With allies like Israel, who needs enemies?

Let us begin from the proposition that United States support for Israel is based on ideology rather than on informed or even elite opinion. A survey of Council on Foreign Relations members taken by the Pew Research Center for the People and the Press showed that “two-thirds (67%) of Council members say that, historically, U.S. policies have favored Israel too much; just 24% believe America’s policies have been balanced.”

Further, support for Israel is repeatedly cited by those the U.S. labels as terrorists who believe the West is anti-Islamic. Indeed, Osama bin Laden used this to attract support, saying in an interview, “The U.S. government will lead the American people and the West in general will enter an unbearable hell and a choking life because the Western leadership acts under the Zionist lobby’s influence for the purpose of serving Israel, which kills our sons unlawfully in order for them to remain in their leadership positions.” According to STRATFOR, a video released by al Qaeda in the Arab Peninsula on January 24, 2009, “threatens so-called ‘crusader forces’ supporting the regional Muslim leaders, and promises to carry the jihad from the Arabian Peninsula to Israel so as to liberate Muslim holy sites and brethren in Gaza.”

The salience of this is reinforced by Osama bin Laden’s abjectly failed attempts at insurrections in Egypt and Algeria. Muslim fundamentalism did not work for bin Laden. But, at least partly due to neoconservatives’ manipulations, attacks on powers blamed for supporting Israel have had a different outcome.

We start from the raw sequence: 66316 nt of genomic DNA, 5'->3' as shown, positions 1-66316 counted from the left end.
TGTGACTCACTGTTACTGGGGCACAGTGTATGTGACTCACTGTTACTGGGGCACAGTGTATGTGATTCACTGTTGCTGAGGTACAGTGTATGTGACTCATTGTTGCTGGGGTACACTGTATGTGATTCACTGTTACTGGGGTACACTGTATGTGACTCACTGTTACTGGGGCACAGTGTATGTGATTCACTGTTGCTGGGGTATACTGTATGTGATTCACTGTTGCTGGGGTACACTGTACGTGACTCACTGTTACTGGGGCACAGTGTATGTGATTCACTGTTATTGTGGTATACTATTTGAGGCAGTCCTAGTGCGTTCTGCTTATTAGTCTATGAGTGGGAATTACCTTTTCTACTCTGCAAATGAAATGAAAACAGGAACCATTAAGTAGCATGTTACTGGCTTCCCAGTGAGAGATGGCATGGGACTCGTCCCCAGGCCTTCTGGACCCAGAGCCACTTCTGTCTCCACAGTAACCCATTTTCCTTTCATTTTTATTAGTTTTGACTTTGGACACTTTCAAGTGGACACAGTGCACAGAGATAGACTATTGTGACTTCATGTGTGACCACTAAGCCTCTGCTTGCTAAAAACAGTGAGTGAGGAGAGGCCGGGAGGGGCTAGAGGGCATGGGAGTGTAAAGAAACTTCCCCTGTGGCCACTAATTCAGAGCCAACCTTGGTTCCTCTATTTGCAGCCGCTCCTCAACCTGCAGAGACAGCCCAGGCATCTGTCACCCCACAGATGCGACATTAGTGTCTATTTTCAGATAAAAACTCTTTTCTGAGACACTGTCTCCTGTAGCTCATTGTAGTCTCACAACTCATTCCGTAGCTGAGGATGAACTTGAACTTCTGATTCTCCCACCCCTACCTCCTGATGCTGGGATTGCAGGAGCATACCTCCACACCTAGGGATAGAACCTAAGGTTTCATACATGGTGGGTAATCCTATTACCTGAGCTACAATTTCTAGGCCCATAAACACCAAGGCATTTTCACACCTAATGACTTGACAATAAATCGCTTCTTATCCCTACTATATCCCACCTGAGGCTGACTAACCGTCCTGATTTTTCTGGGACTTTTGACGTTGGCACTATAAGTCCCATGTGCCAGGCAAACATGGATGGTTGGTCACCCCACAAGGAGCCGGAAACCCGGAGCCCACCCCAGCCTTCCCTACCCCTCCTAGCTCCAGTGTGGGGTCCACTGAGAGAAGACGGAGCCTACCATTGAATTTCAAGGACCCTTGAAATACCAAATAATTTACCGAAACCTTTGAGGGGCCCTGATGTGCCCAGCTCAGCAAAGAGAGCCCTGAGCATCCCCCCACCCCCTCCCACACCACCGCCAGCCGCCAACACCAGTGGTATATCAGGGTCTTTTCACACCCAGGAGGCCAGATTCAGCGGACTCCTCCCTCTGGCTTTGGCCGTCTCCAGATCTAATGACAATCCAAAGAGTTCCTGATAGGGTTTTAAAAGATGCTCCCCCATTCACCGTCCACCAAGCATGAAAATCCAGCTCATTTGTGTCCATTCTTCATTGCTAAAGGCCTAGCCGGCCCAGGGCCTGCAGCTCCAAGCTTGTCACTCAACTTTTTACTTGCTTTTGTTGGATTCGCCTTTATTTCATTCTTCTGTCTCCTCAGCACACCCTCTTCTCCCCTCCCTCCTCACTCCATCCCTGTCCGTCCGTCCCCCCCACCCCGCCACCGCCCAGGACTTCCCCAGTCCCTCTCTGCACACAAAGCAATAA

Whatever we may think of al Qaeda‘s motives, there can be little question that the war “on terror” which began in the wake of the 9/11 attacks could be perceived as a crusade. The war has expanded from Afghanistan to Iraq to Pakistan to Somalia and to Sudan to Yemen, all countries with substantial Muslim populations. Indeed, in The End of America: Letter of Warning to a Young Patriot, Naomi Wolf cites many actions in the name of this war which targeted Muslims among the evidence for her thesis that the U.S. is shifting towards fascism. As David Cole observed in 2006, “the administration subjected 80,000 Arab and Muslim immigrants to fingerprinting and registration, sought out 8,000 Arab and Muslim men for FBI interviews, and imprisoned over 5,000 foreign nationals in antiterrorism preventive detention initiatives.” And as I wrote in January,